Imaginative Writing – Inner Depths 

 Author Annette Young

By Annette Young

When I talk about imaginative writing, I mean, extending your  initial concept, stretching it and shaping it. Your aim is to bring it to life in a way that will engage the readers. You have to think outside the box. Fiction mirrors real life, it has to, irrespective of the genre, and when we utilise real life, we include the dramas, the highs and lows and deep reflective moments too. To do this, we have to spend time crafting realistic characters.

You have to draft multiple layers so that your characters have a present, a rich history and, a future filled with hopes and dreams.  Characterisation techniques mean that the readers learn new elements, with snippets of information seeping into the story as it unfolds. In other words, there is compelling development throughout.

If you consider people you already know, you’ll realise that you learn more and more as time continues. It’s a constant but gradual process of learning. There’s no trust initially and it takes time for trust to build and for compatibility to grow.

People have multiple facets. They may be kind, they may be warm-hearted, they may be stubborn or feisty. They may have selfish elements or be quick to anger or, they are likely to be a combination of all things. We learn new aspects about those we know all the time.

People react in unexpected or strange ways at times, they surprise us or even shock us. This is important and you may witness those you know acting out of character – especially if you believe that you know them well. This happens for several reasons, either your perception of this individual is wrong, or, it could be that their actions are fuelled by past experiences. People can be motivated by certain things, or demotivated by something else.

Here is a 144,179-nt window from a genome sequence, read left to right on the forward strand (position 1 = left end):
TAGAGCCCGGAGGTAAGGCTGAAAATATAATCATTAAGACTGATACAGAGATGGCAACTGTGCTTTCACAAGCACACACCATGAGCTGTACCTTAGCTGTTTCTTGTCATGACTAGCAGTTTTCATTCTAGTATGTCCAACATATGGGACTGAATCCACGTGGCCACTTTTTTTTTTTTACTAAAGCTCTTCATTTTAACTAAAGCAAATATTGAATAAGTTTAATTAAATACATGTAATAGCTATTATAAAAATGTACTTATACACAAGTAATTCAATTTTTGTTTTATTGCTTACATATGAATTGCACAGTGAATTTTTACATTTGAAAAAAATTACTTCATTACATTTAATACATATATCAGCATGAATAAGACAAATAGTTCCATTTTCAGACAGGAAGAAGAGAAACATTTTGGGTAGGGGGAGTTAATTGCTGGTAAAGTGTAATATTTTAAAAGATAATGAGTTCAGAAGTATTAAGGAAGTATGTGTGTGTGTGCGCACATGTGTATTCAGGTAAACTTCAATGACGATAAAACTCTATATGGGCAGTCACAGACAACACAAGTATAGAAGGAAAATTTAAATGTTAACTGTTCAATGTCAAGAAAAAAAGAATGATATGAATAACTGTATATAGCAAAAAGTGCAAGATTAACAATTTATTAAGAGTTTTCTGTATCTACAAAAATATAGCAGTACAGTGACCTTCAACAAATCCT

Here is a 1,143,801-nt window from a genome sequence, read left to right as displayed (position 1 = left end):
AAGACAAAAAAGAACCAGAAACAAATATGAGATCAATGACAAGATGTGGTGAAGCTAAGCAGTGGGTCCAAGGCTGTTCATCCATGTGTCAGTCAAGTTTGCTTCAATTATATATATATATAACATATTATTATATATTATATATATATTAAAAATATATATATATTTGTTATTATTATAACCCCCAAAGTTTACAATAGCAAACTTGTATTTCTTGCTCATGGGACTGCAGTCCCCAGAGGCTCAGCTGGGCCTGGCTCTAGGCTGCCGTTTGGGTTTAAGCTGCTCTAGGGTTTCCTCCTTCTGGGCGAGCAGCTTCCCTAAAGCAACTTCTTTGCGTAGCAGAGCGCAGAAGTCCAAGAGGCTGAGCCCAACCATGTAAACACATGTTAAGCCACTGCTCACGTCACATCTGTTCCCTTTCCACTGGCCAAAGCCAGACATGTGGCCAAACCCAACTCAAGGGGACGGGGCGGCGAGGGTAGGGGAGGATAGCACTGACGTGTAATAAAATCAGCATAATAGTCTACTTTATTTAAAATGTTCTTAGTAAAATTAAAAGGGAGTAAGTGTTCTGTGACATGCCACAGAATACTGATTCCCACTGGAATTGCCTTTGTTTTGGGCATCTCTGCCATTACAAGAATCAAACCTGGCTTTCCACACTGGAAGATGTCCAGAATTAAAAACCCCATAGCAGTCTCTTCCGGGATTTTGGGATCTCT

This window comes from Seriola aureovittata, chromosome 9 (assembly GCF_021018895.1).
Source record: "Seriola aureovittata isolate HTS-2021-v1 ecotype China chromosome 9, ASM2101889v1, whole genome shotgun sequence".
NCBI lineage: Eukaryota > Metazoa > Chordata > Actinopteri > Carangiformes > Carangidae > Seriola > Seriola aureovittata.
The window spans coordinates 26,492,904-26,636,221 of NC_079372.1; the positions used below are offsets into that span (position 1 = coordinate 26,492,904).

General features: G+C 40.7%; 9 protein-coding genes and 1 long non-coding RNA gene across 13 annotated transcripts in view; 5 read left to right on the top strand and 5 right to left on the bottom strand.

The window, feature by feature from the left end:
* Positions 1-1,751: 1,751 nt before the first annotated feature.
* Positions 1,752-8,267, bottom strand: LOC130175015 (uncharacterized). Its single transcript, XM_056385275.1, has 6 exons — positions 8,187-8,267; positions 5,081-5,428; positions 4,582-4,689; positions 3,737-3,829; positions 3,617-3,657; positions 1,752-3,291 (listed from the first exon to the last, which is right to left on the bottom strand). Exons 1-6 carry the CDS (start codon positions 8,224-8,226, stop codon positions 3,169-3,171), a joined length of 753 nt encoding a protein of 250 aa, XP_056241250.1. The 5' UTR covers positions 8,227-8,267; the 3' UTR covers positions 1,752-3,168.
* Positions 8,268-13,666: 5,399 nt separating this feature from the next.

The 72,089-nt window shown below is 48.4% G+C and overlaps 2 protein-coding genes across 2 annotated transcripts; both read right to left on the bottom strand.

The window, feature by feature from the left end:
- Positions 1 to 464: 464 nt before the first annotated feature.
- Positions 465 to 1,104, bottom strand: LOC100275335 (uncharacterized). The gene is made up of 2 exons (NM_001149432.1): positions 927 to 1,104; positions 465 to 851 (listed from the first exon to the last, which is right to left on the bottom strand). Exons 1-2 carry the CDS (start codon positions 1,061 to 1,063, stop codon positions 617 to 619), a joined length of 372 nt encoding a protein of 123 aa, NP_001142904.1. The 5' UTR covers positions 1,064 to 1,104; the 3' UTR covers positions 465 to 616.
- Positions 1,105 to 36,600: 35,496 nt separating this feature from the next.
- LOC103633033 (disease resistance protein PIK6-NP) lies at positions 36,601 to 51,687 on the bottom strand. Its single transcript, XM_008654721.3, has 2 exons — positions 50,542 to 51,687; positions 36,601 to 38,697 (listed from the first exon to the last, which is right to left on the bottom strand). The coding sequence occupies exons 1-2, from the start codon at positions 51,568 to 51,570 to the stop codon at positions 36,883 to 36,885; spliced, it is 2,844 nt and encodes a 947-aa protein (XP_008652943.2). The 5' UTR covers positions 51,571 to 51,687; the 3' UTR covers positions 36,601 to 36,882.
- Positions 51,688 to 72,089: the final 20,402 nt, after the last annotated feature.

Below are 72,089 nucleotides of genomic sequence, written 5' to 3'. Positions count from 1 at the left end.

Imaginative writing calls for your characters to be multi-faceted, and this makes them far more interesting as a result. Consider all these factors before you even start to write. What are you trying to achieve? Do you want the reader to feel sorry for the character or to recognise strength in the presence of adversity? Do you want the character to start off being nice and then, gradually reveal a more sinister or selfish side? Is the character manipulative or just a lost soul? This type of creative thinking is the only way to truly bring your characters to life.

One of the greatest aspects of writing for me is being able to craft and develop interesting new characters and to breathe life into them. I like to test out their reactions and to put them in situations which will make them react in a specific way. Seriously, sometimes, I am surprised by how my characters react and yes, if you think I am talking about them as if they are real, well, they are to me.